Yes. Finally. The big move is just a few months away. You’re eager to leave your small town and experience the bustling streets of New York City. You’ve seen Home Alone and Taxi Driver enough times to count on both hands and are prepared to participate. After countless hours scrolling on the web for the perfect apartment you keep running into the same issue: everything is way out of your price range. I get it, you want the studio in Greenwich with the washer and dryer in-unit, but it’s too cramped. The one bedroom on Houston is ideal, but with all bills put into consideration you would be eating packaged ramen for the entire year.
I can confirm that living with a roommate will cut down your costs by a significant amount. It is a perfectly viable predicament – not only will your rent be split, but so will virtually everything else that an apartment entails. We’re talking electric, Wi-Fi, groceries, and the daunting price of new furniture. According to Jonathan Ping, founder of MyMoneyBlog, by just finding one roommate you can save 29% a month. Say you were to revert back to your college days and get a place together of three other roommates… Now we’re talking about a 50% cost reduction.
Not only will you be fiscally responsible, but sometimes living by yourself can get lonely. Especially during a pandemic. Writer at the New York Times, Kim Velsey, interviewed multiple New Yorkers to get their perspective on what it’s like to live alone. To put it bluntly: most people felt like they were being suffocated by their own mind. Quiet time is always necessary, but when it is all day every day it leaves too much room for the psyche to wander to unwanted places. Velsey mentions Chelsea Hale, a real estate agent at Compass, who has seen an influx of co-habited living scenarios on the rise due to the pandemic. It’s just more ideal to go on your lunch break, leaving your cramped makeshift office setup in your bedroom and going out into the common areas to fraternize instead of suffering in silence.
Finding a roommate can be an unnerving task. As someone who has been through the trenches regarding sticky roommate situations, I can completely understand your concerns. What questions do you ask? Where do you look? What if…? I got you. We’re in this together. I have compiled a list of both sites and questions to assist in your roommate journey in order to make sure your search is as manageable and uncomplicated as possible.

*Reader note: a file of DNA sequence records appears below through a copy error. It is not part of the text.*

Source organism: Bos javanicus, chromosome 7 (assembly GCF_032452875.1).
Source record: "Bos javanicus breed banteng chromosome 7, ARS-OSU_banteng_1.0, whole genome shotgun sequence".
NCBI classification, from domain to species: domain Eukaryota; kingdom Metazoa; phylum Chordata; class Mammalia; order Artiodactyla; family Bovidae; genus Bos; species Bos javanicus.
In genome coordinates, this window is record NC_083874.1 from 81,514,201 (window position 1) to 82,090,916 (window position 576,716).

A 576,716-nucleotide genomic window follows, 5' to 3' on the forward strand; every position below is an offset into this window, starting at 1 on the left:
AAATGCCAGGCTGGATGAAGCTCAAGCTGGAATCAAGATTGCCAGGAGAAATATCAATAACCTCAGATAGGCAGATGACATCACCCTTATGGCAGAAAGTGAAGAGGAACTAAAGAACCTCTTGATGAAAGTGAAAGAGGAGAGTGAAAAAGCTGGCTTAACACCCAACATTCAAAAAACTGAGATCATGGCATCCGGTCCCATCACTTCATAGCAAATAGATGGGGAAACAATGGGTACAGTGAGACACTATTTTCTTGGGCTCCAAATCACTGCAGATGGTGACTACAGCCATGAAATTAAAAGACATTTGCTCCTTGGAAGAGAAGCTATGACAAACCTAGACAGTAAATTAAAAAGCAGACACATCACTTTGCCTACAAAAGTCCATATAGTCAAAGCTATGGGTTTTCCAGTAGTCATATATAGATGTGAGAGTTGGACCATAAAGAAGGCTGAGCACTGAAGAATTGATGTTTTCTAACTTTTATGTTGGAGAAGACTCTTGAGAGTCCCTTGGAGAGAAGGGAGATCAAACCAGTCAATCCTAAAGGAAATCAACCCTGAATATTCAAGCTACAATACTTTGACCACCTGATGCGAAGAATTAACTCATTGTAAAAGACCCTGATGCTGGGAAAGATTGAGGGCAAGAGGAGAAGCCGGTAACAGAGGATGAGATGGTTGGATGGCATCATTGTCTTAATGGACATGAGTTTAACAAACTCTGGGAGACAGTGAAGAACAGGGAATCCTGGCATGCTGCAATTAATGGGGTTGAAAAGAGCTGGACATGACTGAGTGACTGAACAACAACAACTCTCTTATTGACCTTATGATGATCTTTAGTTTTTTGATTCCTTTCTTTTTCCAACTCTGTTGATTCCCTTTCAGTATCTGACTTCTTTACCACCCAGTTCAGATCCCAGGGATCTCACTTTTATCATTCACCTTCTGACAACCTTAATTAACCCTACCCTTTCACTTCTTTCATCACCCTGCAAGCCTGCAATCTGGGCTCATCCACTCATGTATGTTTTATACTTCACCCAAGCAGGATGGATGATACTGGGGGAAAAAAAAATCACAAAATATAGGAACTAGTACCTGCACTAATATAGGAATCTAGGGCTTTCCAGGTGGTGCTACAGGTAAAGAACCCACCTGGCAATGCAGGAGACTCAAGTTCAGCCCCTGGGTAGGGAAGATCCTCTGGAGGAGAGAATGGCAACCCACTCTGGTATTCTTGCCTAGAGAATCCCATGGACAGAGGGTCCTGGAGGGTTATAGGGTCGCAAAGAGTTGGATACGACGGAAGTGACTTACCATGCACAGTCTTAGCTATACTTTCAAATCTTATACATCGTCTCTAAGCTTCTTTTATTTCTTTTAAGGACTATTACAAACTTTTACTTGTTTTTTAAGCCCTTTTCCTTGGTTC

ROOMMATE SEARCH SITES
Before we get into the interrogation you’re going to partake in, let’s start off with where to look. My best advice is to start off with Facebook groups. Social media is this generation’s best friend. We know how to utilize it better than anyone else. This means that there are hundreds, if not thousands of young adults in search for a roommate just like you. Some of my favorite groups are: NYU Roommates, Gypsy Housing NYC, and New York City NYC – Housing, Apartments, Rooms, Sublets, Roommates.
Let’s say you don’t have a Facebook. That’s fine, no one is judging you here. But I do recommend then hoping on the following sites or apps to try out their roommate finding services: RentHop, SpareRoom, Rainbow Roommates (LGBTQ+ friendly), Listing Project, and RoomZoom.
THE CRUCIAL QUESTIONS
Now that you’ve found yourself a handful of potential matches, it is time to begin the probing. You want to make sure you are compatible with the person you’re going to share corners with for the next year or so. Usually I will complete my questionnaire prior to meeting them over the desired social media app or text. Then, if everything checks out, I will make plans for coffee in order to confirm everything.
So, what questions should you be asking?
What are your cleaning habits like?
Not that this list is in numerical order by any sense of the word, but I put this question first because I believe it is the most important. Everyone’s definition of “clean” differs and that’s fine, but that is why it is crucial to immediately state your boundaries in reference to this hasty topic. Cleaning is one of the biggest points of contention between roommates, so it is principal that you have commonalities on what a tidy or not so tidy space looks like.